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"The world needed John Brown and John Brown came, and time will do him justice." Frederick Douglass (1886)

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Sunday, July 16, 2006

NAACP honors John Brown

The Associated Press (July 15, 2006)

BALTIMORE — About 74 years ago, W.E.B. Du Bois led the NAACP from the group’s convention in Washington to a historically black college in Harpers Ferry, W. Va., to lay a tablet to honor militant abolitionist John Brown.

But Storer College officials objected, saying it was too militant.

Friday, as the NAACP gathered for its 97th convention in Washington, the group’s officials took a vintage train ride to Harpers Ferry to lay a tablet in a town where Brown captured a government arsenal in 1859.

Julian Bond, the chairman of the National Association for the Advancement of Colored People, said the raid sent shock waves through the country — 16 months before the Civil War — spreading fear in the white South and causing abolitionists in the North to celebrate Brown’s actions as heroic.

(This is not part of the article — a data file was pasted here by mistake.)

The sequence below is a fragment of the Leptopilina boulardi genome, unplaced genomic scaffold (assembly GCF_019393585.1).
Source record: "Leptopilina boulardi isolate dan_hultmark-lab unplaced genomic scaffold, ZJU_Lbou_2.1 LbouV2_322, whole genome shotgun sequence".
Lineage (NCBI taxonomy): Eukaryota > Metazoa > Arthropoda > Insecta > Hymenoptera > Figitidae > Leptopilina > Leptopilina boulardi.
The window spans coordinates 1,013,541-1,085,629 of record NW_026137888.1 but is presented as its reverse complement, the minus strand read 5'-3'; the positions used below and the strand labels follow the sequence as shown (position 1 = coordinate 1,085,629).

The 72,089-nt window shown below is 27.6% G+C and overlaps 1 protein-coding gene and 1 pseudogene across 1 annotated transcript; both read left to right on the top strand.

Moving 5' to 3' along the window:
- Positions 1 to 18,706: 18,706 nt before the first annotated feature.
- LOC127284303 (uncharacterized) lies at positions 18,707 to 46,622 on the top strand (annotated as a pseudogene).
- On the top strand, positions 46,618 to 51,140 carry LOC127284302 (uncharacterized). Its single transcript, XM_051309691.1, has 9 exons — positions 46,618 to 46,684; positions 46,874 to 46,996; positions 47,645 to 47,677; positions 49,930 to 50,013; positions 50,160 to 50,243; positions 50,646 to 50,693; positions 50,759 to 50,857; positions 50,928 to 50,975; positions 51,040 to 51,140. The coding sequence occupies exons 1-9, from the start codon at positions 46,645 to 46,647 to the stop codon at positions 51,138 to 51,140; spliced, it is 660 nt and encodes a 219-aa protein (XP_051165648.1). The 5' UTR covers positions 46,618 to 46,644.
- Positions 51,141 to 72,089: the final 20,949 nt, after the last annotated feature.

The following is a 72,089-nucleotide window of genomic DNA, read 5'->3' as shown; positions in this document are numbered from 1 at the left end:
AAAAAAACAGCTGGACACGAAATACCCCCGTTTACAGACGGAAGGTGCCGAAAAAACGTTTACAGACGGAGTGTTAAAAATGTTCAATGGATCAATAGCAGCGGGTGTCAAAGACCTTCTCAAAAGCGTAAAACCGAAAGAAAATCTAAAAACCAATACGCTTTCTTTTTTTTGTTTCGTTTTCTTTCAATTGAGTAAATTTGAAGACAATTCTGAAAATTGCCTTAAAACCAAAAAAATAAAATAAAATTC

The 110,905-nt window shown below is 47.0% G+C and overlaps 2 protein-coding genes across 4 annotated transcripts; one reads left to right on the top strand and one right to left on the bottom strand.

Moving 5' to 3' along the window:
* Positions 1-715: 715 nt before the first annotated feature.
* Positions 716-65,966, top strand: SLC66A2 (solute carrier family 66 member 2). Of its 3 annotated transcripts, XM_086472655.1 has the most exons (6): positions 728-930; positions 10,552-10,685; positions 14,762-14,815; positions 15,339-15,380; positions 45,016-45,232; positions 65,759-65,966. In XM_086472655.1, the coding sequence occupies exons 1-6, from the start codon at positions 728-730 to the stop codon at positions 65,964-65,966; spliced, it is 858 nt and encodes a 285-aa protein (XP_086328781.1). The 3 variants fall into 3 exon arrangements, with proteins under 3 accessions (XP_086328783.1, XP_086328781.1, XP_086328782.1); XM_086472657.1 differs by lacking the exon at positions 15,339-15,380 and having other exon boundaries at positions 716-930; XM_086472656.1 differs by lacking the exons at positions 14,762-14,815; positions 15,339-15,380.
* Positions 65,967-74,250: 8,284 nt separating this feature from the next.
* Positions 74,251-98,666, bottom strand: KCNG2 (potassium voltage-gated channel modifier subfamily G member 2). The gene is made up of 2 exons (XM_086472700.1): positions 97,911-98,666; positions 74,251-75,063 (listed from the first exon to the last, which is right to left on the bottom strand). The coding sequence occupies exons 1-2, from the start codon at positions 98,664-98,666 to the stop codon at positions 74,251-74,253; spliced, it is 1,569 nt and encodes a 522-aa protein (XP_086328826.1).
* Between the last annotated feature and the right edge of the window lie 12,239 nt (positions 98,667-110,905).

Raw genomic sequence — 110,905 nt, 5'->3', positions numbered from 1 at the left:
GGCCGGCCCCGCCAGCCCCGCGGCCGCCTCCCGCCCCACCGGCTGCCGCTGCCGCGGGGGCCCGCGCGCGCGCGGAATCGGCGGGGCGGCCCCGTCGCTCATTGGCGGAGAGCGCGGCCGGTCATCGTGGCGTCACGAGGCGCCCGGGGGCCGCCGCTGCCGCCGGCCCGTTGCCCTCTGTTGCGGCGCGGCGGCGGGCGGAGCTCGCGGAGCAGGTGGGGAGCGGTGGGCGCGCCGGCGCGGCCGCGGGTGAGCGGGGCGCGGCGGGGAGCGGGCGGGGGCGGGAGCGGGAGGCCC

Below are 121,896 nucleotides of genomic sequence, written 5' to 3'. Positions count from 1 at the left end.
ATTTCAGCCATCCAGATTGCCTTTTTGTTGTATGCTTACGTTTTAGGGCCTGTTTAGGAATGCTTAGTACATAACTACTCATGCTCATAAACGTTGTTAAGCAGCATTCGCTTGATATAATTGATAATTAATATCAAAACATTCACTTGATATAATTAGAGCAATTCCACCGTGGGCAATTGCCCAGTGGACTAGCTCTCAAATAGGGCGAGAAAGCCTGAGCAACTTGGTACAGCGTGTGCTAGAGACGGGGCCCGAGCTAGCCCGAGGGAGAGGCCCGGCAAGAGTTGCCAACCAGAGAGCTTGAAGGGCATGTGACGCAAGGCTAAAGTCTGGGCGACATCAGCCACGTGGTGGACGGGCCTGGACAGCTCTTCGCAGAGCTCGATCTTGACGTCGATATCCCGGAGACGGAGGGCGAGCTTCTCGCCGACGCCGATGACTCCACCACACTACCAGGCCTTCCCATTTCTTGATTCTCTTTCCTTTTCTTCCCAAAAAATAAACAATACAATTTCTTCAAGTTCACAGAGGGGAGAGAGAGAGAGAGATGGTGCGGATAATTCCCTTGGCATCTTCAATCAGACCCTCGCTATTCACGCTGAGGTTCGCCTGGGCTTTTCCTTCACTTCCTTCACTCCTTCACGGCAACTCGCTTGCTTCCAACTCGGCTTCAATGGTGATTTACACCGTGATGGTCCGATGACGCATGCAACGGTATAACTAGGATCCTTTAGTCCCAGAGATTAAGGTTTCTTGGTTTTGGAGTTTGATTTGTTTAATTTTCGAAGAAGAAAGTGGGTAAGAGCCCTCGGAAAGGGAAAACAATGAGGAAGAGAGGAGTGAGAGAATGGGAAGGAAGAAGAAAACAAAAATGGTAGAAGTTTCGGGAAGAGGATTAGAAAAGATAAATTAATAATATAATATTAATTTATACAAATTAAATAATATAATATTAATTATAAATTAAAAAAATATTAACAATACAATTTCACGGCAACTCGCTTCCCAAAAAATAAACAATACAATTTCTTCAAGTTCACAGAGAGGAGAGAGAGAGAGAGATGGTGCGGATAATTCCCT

“Most condemned the violence but celebrated the impulse, and I think that that’s generally true today,” Bond said. “They’re not celebrating the violence that he perpetuated. They’re celebrating his commitment to racial justice, and we think it’s fitting to continue that celebration.”

The tablet laid Friday includes the original language, which expresses the NAACP’s gratitude for Brown’s actions. It is the same design and layout of the original.